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Nigerian billionaires, Dangote, Adenuga, Rabiu, are Forbes African top three richest men in 2022

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Despite the depreciating fortunes of businesses worldwide occasioned by the outbreak of the Coronavirus and the Russia-Ukraine war impacting on economy the world over, Nigerian billionaires, Aliko Dangote, Mike Adenuga and Abdulsamad Rabiu, improved their rankings in the latest Forbes World’s Billionaire List, becoming Africa’s top three richest men.

In the African top 10 list released on Friday by Forbes which compiles the fortunes of the richest people in the world, Dangote, the President of Dangote Group, maintains his position as Africa’s richest man, seeing his wealth increase from $11.5 billion in 2021, to $14 billion in 2022.

Coming in second is the Chairman of Nigeria’s indigenous telecommunications outfit, Globacom, Mike Adenuga, who grew his wealth from $6.1 billion in 2021 to $7.3 billion in 2022.

Chairman of BUA Group, Alhaji Abdulsamad Rabiu, picked the third spot on the list with his fortunes improving from $4.9 billion to $6.9 billion in the period under review.

According to the magazine, the feat by the Nigerian billionaires was achieved “despite rising prices across the world which have been ignited by the aftershocks of the Covid pandemic and the recent Russia-Ukraine war” which has affected businesses in a lot of ways.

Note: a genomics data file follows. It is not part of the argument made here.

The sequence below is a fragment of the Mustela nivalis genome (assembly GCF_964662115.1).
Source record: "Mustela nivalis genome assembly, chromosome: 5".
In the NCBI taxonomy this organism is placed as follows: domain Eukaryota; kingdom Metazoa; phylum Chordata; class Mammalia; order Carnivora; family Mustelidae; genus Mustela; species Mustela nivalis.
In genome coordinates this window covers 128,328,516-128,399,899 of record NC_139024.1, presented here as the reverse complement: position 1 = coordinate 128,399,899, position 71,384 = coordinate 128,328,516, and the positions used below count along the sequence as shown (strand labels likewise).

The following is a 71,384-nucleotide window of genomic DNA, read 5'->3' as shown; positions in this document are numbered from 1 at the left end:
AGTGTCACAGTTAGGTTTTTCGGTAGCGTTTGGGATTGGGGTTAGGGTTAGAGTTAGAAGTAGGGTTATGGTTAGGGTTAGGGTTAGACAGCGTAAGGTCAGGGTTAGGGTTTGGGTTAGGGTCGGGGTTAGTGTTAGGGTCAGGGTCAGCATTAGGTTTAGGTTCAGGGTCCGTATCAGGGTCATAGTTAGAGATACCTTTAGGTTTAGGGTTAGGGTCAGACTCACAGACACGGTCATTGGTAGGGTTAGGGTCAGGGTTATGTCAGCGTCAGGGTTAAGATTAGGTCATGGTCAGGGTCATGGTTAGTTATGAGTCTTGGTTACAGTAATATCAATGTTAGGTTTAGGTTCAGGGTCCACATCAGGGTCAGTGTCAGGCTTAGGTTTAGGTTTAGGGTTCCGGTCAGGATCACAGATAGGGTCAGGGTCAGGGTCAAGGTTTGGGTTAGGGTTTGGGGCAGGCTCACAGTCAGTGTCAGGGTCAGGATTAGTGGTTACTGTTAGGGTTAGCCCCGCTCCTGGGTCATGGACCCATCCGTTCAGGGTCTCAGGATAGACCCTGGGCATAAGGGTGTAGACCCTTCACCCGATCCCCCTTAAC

Due to the impacts of the pandemic and the war, Forbes said there are now 2,668 of the richest people on earth in 2022, 87 fewer than a year ago with a collective wealth of $12.7 trillion, $400 billion less than in 2021.

Forbes noted that war, pandemic and sluggish markets were the biggest hits on the world’s billionaires this year.

“There are 2,668 of them on Forbes’ 36th-annual ranking of the planet’s richest people, 87 fewer than a year ago. They’re worth a collective $12.7 trillion, $400 billion less than in 2021,” Forbes wrote.

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Nigeria not earning enough for its developmental needs— IMF

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The International Monetary Fund (IMF) has stated that Nigeria is not earning enough revenue to support its developmental needs.

Nigeria’s Minister of Budget and Economic Planning, Abubakar Bagudu, during the 2024 budget presentation before parliament, admitted that “revenue generation remains the major fiscal constraint to Nigeria’s fiscal viability. However, the government is reviewing current tax and fiscal policies to improve revenue generation.

“The target is to increase the ratio of revenue to GDP from less than 10% currently to 18% within the current term of this administration. Efforts will however focus on improving tax administration and collection efficiency.”

The Director of the IMF’s Communications Department, Julie Kozak, revealed over the weekend that the country’s 9% revenue to Gross Domestic Product ratio was very low and not enough to support the country’s social safety nets and development spending, and protect its vulnerable households.